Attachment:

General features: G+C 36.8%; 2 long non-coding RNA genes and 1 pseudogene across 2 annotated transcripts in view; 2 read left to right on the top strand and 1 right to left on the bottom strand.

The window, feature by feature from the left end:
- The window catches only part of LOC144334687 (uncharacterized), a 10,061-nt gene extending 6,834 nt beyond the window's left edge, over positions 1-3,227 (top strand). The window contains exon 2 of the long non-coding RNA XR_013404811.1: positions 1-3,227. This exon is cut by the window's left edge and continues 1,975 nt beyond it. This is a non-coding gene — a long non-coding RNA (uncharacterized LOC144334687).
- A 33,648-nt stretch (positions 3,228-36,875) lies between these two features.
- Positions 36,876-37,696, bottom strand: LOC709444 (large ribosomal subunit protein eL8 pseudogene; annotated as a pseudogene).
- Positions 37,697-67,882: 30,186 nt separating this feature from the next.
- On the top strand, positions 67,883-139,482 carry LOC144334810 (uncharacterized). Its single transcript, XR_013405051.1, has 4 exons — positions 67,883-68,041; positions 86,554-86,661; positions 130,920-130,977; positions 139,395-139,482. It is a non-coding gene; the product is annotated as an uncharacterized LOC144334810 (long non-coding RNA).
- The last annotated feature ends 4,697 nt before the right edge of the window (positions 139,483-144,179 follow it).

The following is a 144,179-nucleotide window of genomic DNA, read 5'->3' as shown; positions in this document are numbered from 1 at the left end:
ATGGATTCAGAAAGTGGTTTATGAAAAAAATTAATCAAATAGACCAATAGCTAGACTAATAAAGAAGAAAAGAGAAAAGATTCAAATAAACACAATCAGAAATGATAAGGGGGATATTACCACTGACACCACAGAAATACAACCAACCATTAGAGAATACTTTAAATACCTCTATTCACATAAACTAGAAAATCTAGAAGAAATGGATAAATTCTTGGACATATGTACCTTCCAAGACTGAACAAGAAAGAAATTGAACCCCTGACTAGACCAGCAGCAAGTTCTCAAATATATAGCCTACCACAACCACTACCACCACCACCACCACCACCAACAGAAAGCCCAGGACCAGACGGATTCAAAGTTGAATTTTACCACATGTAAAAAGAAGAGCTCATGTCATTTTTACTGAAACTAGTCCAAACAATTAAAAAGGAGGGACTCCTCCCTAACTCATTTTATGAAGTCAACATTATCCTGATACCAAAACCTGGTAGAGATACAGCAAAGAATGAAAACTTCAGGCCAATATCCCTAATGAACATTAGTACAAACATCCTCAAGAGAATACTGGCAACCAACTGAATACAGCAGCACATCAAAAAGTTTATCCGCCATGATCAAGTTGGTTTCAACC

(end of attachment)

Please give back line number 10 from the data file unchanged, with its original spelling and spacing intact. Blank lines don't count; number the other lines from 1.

ATGGATTCAGAAAGTGGTTTATGAAAAAAATTAATCAAATAGACCAATAGCTAGACTAATAAAGAAGAAAAGAGAAAAGATTCAAATAAACACAATCAGAAATGATAAGGGGGATATTACCACTGACACCACAGAAATACAACCAACCATTAGAGAATACTTTAAATACCTCTATTCACATAAACTAGAAAATCTAGAAGAAATGGATAAATTCTTGGACATATGTACCTTCCAAGACTGAACAAGAAAGAAATTGAACCCCTGACTAGACCAGCAGCAAGTTCTCAAATATATAGCCTACCACAACCACTACCACCACCACCACCACCACCAACAGAAAGCCCAGGACCAGACGGATTCAAAGTTGAATTTTACCACATGTAAAAAGAAGAGCTCATGTCATTTTTACTGAAACTAGTCCAAACAATTAAAAAGGAGGGACTCCTCCCTAACTCATTTTATGAAGTCAACATTATCCTGATACCAAAACCTGGTAGAGATACAGCAAAGAATGAAAACTTCAGGCCAATATCCCTAATGAACATTAGTACAAACATCCTCAAGAGAATACTGGCAACCAACTGAATACAGCAGCACATCAAAAAGTTTATCCGCCATGATCAAGTTGGTTTCAACC